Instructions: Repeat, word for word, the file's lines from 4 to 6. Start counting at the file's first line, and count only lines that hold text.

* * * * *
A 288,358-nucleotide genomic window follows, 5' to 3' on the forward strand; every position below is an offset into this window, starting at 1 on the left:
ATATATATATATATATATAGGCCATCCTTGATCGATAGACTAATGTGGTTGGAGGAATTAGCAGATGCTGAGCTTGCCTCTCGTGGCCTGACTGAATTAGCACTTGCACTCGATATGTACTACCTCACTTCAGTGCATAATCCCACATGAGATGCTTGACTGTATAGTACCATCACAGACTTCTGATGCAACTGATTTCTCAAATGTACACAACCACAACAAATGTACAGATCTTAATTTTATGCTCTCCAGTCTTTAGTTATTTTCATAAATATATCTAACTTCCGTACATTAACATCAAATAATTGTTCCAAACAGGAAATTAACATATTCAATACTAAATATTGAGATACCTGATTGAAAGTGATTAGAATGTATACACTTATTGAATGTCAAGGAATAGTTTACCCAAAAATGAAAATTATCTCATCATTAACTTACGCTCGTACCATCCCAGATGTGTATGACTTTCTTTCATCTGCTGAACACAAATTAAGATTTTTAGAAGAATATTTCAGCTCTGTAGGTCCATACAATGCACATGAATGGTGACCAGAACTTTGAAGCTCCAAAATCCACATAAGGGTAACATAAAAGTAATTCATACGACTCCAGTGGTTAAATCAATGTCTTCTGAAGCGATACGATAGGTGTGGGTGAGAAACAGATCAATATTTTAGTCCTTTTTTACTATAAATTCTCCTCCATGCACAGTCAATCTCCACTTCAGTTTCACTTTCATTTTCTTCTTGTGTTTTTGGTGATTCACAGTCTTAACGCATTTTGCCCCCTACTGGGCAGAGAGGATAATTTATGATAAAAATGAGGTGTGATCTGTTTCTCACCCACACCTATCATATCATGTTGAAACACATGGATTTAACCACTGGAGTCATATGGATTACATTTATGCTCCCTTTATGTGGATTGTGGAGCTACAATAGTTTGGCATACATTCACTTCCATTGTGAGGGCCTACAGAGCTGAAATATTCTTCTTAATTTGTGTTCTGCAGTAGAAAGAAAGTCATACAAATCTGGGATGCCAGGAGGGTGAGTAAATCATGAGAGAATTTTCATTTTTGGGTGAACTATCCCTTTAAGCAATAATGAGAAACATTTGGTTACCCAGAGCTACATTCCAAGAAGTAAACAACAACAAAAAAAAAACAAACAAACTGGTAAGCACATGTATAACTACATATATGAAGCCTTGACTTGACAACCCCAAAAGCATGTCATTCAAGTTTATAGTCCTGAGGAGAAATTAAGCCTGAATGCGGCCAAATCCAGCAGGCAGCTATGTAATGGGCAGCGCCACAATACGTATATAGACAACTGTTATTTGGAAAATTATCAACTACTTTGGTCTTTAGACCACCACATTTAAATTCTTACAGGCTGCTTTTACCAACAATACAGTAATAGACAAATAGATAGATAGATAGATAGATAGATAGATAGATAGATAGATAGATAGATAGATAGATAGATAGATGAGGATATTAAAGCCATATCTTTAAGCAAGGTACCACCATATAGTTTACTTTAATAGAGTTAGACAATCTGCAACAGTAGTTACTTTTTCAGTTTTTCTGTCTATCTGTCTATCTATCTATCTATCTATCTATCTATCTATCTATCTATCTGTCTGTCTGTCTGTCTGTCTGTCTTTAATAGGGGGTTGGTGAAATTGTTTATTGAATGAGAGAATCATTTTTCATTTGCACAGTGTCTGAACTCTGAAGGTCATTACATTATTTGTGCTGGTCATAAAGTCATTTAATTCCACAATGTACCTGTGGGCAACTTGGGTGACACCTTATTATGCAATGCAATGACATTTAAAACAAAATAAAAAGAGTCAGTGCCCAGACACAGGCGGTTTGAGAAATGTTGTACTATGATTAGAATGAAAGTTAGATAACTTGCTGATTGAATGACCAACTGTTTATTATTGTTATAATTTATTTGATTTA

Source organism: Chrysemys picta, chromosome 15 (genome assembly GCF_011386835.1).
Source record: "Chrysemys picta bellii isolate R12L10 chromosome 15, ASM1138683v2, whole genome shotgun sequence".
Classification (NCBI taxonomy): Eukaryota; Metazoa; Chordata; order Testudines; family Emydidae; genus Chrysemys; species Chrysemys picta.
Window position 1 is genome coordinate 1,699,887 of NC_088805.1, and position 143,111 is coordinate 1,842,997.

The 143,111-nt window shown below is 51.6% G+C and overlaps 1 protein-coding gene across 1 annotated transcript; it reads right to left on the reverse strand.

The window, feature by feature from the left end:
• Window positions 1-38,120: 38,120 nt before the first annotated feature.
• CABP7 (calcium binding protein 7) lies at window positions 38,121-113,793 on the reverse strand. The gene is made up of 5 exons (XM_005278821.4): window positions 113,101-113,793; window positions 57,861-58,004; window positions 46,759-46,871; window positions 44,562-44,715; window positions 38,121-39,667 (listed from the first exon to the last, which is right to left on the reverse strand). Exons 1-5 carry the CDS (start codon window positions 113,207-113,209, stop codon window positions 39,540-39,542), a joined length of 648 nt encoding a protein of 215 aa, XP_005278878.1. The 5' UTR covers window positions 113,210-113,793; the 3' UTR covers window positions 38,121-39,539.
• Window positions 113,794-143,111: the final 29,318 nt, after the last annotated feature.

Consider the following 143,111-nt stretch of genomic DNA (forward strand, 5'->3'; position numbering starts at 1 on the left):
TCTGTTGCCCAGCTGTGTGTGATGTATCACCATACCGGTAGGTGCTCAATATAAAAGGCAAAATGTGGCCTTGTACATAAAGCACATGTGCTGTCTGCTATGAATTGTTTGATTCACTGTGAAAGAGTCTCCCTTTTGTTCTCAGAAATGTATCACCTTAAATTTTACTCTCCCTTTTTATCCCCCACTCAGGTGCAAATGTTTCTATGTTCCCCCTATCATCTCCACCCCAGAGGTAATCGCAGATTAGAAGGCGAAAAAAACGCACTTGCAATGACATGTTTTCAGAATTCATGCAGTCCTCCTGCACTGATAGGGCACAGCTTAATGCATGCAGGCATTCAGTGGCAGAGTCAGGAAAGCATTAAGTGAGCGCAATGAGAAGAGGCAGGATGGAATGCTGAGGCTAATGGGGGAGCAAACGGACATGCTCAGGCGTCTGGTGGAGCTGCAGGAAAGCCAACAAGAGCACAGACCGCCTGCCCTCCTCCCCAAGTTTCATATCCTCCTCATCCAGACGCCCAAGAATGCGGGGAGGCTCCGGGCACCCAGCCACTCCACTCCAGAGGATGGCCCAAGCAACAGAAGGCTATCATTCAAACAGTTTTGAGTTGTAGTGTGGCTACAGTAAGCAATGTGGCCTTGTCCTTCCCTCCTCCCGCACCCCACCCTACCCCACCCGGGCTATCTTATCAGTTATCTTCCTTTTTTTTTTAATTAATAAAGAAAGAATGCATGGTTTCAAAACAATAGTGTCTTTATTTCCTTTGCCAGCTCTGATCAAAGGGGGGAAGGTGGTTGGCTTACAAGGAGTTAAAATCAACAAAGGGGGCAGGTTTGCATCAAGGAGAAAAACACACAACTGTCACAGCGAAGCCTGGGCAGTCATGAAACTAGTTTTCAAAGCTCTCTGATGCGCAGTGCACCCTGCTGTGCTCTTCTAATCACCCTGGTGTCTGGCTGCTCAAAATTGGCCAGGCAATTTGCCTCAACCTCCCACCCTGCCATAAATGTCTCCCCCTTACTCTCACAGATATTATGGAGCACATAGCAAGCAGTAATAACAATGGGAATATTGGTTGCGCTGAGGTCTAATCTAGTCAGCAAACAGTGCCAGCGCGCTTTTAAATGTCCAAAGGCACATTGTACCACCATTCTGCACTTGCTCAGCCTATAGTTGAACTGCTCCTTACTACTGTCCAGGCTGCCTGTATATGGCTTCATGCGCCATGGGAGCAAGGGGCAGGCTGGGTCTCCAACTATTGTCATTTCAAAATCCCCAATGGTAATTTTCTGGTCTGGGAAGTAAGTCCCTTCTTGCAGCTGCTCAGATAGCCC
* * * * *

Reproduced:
Source record: "Chrysemys picta bellii isolate R12L10 chromosome 15, ASM1138683v2, whole genome shotgun sequence".
Classification (NCBI taxonomy): Eukaryota; Metazoa; Chordata; order Testudines; family Emydidae; genus Chrysemys; species Chrysemys picta.
Window position 1 is genome coordinate 1,699,887 of NC_088805.1, and position 143,111 is coordinate 1,842,997.